Caciocavallo Pezzata Rossa
Caciocavallo Pezzata Rossa is made by Claudio Di Domenico from the raw milk of the rare breed “Red Cow”. Claudio is the nephew of famed Abruzzo cheesemaker Gregorio Rotolo, and the family has been making cheese since the 1970’s. The Red Cow is a heritage breed, perhaps best known for its high protein and butterfat milk, albeit given in very small quantities. Although it was originally used in the production of Parmigiano Reggiano, by the 1980’s this breed was virtually extinct. Claudio, togther with a handful of other local cheesemakers, have consciously committed to using - and thus preserving - these ancient breeds of dairy cattle. Cheesemaking takes place at the family farm called La Grancia di Sant Angelo, which is located in the mountains of Abruzzo. A few producers still practice the ancient tradition of transhumance, whereby their animals are transported on a summer migration to higher mountain slopes to access fresh pasture. However, La Grancia di Sant Angelo comprises a vast amount of acreage that allows the animals - and therefore the cheesemaking - to remain in one place. For production, the milk is first filtered and poured into a wooden tub which, due to its porous nature, acts as a natural starter culture. In addition, the cultures are given a boost by adding a small quantity of the previous day’s whey or curd to encourage acidification. The milk is heated to between 96.8-100.4º F (36-38ºC) and rennet added to coagulate the milk. After approximately thirty minutes, the curds are cut by hand and some of the whey is drained off. The curds are then allowed to “rest” in the remaining whey for two hours before being transferred to another vat containing water at 176ºF (80ºC). There, the curds soften, allowing them to be pulled and stretched by hand into the desired shape before being dunked into cold water to harden. Caciocavallo Pezzata Rossa is a "pasta filata" style of cheese, meaning that the curd is stretched. The unusual gourd type shape of the Caciocavallo is a result of the young cheeses being tied with rope to make a "neck" and then suspended over a wooden rod to mature.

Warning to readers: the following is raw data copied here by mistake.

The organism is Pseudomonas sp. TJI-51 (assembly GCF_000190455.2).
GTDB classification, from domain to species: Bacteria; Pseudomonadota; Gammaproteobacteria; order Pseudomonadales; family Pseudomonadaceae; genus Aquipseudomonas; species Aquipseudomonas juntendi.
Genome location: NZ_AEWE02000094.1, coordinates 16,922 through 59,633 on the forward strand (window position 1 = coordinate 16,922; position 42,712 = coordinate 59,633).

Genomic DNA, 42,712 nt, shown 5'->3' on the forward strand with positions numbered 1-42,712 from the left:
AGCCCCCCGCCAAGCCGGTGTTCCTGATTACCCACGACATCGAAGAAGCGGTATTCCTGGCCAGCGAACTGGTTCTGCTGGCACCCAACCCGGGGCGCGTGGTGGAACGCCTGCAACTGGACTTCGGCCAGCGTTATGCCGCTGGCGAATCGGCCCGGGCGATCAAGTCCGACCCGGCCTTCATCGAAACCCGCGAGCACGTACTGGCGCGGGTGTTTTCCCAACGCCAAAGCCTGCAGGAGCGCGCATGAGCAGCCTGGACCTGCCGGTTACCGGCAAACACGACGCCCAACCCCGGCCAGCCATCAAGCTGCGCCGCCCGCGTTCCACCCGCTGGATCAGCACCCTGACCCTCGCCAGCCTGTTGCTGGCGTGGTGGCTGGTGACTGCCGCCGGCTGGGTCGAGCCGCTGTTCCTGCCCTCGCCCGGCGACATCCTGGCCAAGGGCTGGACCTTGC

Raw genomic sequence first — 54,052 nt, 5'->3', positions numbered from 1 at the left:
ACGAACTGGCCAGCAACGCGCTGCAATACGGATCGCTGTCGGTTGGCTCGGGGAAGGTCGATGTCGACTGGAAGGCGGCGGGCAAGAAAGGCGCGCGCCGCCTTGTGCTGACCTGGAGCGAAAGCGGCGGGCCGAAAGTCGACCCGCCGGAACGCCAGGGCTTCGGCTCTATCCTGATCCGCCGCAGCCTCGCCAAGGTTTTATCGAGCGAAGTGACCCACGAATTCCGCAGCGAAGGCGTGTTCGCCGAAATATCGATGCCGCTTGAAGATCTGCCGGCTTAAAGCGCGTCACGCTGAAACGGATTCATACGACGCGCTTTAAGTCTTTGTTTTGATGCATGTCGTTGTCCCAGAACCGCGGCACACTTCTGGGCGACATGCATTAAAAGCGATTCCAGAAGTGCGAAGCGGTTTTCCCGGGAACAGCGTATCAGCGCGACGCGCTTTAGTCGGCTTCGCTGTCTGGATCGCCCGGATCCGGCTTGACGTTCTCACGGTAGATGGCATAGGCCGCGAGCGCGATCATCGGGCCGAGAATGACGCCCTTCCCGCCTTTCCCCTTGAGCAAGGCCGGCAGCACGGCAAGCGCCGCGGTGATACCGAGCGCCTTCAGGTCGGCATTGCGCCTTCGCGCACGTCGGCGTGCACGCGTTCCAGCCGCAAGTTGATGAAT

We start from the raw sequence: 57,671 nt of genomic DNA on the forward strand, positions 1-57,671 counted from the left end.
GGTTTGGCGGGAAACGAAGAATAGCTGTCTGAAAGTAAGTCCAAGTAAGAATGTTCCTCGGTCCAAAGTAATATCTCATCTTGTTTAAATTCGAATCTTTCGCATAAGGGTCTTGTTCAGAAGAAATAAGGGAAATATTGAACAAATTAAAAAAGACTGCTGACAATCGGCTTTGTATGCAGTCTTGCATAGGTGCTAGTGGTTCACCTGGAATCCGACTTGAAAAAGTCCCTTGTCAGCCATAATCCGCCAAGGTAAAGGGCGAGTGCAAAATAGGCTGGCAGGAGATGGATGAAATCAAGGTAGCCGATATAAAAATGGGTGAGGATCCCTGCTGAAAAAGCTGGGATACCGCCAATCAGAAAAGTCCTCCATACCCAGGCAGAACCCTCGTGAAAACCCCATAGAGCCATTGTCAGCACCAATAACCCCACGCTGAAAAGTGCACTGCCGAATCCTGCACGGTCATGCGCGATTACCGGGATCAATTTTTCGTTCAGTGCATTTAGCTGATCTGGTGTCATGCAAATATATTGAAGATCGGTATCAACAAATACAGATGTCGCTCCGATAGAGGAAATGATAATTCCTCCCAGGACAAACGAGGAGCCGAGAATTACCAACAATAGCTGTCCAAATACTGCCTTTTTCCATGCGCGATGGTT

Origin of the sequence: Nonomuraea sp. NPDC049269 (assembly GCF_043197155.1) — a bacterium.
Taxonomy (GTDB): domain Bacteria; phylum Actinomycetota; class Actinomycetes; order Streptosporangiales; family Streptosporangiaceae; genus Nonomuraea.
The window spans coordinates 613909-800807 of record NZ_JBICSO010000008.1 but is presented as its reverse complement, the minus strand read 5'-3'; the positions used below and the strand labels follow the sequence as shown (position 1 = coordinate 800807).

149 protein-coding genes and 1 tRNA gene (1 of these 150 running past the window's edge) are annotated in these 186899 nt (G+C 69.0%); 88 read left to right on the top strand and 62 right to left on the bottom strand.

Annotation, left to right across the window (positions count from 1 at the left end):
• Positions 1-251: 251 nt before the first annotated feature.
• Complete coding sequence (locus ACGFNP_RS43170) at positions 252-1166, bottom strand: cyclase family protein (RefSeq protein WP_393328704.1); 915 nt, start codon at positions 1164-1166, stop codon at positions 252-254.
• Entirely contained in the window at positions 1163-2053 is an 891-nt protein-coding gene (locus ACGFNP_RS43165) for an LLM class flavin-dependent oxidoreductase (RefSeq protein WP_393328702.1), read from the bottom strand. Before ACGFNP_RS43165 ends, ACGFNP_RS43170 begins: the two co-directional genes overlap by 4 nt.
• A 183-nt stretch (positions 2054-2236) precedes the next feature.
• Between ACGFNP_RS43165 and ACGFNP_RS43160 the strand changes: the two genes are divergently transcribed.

Cheeses are aged for for a minimum of 90 days before release. Flavors are rich and buttery with hints of grass and caramel and a pleasant balance of salt.